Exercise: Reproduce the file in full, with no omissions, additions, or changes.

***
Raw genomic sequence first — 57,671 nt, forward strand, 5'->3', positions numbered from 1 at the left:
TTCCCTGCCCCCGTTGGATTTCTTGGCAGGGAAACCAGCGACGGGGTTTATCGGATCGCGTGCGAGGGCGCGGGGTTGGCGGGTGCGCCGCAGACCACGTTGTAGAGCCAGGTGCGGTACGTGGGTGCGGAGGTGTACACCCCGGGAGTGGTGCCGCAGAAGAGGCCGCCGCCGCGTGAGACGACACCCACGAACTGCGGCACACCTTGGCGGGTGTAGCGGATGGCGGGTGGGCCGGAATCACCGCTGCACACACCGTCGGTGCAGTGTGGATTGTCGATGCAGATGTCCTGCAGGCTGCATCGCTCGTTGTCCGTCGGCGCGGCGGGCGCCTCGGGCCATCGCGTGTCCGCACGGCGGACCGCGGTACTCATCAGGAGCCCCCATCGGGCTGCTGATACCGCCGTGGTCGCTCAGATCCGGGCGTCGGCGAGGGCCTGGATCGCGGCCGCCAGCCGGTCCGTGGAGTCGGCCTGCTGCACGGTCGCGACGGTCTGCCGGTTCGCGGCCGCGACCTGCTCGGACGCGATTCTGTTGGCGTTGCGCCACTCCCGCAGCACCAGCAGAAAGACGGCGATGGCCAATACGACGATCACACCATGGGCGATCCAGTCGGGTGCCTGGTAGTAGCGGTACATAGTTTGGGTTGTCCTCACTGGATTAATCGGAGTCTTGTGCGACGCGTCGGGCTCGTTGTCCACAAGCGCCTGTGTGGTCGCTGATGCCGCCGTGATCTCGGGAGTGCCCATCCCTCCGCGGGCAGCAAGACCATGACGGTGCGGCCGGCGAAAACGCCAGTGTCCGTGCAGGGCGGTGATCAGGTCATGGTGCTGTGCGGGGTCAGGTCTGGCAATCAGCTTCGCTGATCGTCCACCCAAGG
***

Raw genomic sequence first — 57,671 nt, forward strand, 5'->3', positions numbered from 1 at the left:
TTCCCTGCCCCCGTTGGATTTCTTGGCAGGGAAACCAGCGACGGGGTTTATCGGATCGCGTGCGAGGGCGCGGGGTTGGCGGGTGCGCCGCAGACCACGTTGTAGAGCCAGGTGCGGTACGTGGGTGCGGAGGTGTACACCCCGGGAGTGGTGCCGCAGAAGAGGCCGCCGCCGCGTGAGACGACACCCACGAACTGCGGCACACCTTGGCGGGTGTAGCGGATGGCGGGTGGGCCGGAATCACCGCTGCACACACCGTCGGTGCAGTGTGGATTGTCGATGCAGATGTCCTGCAGGCTGCATCGCTCGTTGTCCGTCGGCGCGGCGGGCGCCTCGGGCCATCGCGTGTCCGCACGGCGGACCGCGGTACTCATCAGGAGCCCCCATCGGGCTGCTGATACCGCCGTGGTCGCTCAGATCCGGGCGTCGGCGAGGGCCTGGATCGCGGCCGCCAGCCGGTCCGTGGAGTCGGCCTGCTGCACGGTCGCGACGGTCTGCCGGTTCGCGGCCGCGACCTGCTCGGACGCGATTCTGTTGGCGTTGCGCCACTCCCGCAGCACCAGCAGAAAGACGGCGATGGCCAATACGACGATCACACCATGGGCGATCCAGTCGGGTGCCTGGTAGTAGCGGTACATAGTTTGGGTTGTCCTCACTGGATTAATCGGAGTCTTGTGCGACGCGTCGGGCTCGTTGTCCACAAGCGCCTGTGTGGTCGCTGATGCCGCCGTGATCTCGGGAGTGCCCATCCCTCCGCGGGCAGCAAGACCATGACGGTGCGGCCGGCGAAAACGCCAGTGTCCGTGCAGGGCGGTGATCAGGTCATGGTGCTGTGCGGGGTCAGGTCTGGCAATCAGCTTCGCTGATCGTCCACCCAAGG